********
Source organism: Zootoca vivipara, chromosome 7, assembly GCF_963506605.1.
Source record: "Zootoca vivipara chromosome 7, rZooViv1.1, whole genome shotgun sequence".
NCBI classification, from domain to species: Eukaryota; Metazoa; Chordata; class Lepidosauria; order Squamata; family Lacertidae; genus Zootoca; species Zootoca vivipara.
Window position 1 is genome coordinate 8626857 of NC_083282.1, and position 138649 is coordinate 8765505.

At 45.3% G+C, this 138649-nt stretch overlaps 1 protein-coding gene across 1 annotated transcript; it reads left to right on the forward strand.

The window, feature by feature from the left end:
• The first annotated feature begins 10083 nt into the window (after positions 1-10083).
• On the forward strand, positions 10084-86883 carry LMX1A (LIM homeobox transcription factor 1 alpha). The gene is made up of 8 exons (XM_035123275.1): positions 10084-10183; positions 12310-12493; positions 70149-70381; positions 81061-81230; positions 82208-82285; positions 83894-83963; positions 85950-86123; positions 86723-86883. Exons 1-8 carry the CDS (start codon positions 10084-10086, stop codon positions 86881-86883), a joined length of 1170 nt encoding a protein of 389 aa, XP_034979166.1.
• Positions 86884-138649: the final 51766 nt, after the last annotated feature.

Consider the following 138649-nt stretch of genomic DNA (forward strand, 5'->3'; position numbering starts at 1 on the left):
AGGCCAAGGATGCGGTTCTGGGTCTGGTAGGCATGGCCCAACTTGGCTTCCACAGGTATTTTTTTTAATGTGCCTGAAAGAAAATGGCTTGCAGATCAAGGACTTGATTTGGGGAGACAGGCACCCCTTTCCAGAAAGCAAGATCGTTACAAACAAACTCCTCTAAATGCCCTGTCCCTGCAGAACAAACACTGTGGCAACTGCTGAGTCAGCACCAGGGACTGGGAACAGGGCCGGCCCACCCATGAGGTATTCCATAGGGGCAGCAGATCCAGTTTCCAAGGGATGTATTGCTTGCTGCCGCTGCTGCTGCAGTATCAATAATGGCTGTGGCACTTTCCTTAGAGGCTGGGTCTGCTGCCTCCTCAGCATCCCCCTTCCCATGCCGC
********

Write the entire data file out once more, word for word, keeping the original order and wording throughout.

Source organism: Zootoca vivipara, chromosome 7, assembly GCF_963506605.1.
Source record: "Zootoca vivipara chromosome 7, rZooViv1.1, whole genome shotgun sequence".
NCBI classification, from domain to species: Eukaryota; Metazoa; Chordata; class Lepidosauria; order Squamata; family Lacertidae; genus Zootoca; species Zootoca vivipara.
Window position 1 is genome coordinate 8626857 of NC_083282.1, and position 138649 is coordinate 8765505.

At 45.3% G+C, this 138649-nt stretch overlaps 1 protein-coding gene across 1 annotated transcript; it reads left to right on the forward strand.

The window, feature by feature from the left end:
• The first annotated feature begins 10083 nt into the window (after positions 1-10083).
• On the forward strand, positions 10084-86883 carry LMX1A (LIM homeobox transcription factor 1 alpha). The gene is made up of 8 exons (XM_035123275.1): positions 10084-10183; positions 12310-12493; positions 70149-70381; positions 81061-81230; positions 82208-82285; positions 83894-83963; positions 85950-86123; positions 86723-86883. Exons 1-8 carry the CDS (start codon positions 10084-10086, stop codon positions 86881-86883), a joined length of 1170 nt encoding a protein of 389 aa, XP_034979166.1.
• Positions 86884-138649: the final 51766 nt, after the last annotated feature.

Consider the following 138649-nt stretch of genomic DNA (forward strand, 5'->3'; position numbering starts at 1 on the left):
AGGCCAAGGATGCGGTTCTGGGTCTGGTAGGCATGGCCCAACTTGGCTTCCACAGGTATTTTTTTTAATGTGCCTGAAAGAAAATGGCTTGCAGATCAAGGACTTGATTTGGGGAGACAGGCACCCCTTTCCAGAAAGCAAGATCGTTACAAACAAACTCCTCTAAATGCCCTGTCCCTGCAGAACAAACACTGTGGCAACTGCTGAGTCAGCACCAGGGACTGGGAACAGGGCCGGCCCACCCATGAGGTATTCCATAGGGGCAGCAGATCCAGTTTCCAAGGGATGTATTGCTTGCTGCCGCTGCTGCTGCAGTATCAATAATGGCTGTGGCACTTTCCTTAGAGGCTGGGTCTGCTGCCTCCTCAGCATCCCCCTTCCCATGCCGC